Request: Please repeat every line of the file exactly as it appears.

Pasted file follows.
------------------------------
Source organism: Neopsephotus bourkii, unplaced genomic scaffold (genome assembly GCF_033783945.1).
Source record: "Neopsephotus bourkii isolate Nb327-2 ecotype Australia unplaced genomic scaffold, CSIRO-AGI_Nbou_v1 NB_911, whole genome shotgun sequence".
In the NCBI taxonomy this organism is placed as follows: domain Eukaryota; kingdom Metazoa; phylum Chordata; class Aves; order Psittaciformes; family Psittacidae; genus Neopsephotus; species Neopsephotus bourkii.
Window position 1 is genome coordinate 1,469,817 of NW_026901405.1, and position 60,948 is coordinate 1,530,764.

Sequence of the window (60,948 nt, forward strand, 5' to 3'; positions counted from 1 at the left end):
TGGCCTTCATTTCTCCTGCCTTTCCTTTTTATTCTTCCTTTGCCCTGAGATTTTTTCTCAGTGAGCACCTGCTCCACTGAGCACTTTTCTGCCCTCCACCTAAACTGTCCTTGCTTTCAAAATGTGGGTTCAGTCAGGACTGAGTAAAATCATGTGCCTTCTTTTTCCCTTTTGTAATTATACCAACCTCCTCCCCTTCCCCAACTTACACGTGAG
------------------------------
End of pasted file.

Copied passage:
Source organism: Neopsephotus bourkii, unplaced genomic scaffold (genome assembly GCF_033783945.1).
Source record: "Neopsephotus bourkii isolate Nb327-2 ecotype Australia unplaced genomic scaffold, CSIRO-AGI_Nbou_v1 NB_911, whole genome shotgun sequence".
In the NCBI taxonomy this organism is placed as follows: domain Eukaryota; kingdom Metazoa; phylum Chordata; class Aves; order Psittaciformes; family Psittacidae; genus Neopsephotus; species Neopsephotus bourkii.
Window position 1 is genome coordinate 1,469,817 of NW_026901405.1, and position 60,948 is coordinate 1,530,764.

Sequence of the window (60,948 nt, forward strand, 5' to 3'; positions counted from 1 at the left end):
TGGCCTTCATTTCTCCTGCCTTTCCTTTTTATTCTTCCTTTGCCCTGAGATTTTTTCTCAGTGAGCACCTGCTCCACTGAGCACTTTTCTGCCCTCCACCTAAACTGTCCTTGCTTTCAAAATGTGGGTTCAGTCAGGACTGAGTAAAATCATGTGCCTTCTTTTTCCCTTTTGTAATTATACCAACCTCCTCCCCTTCCCCAACTTACACGTGAG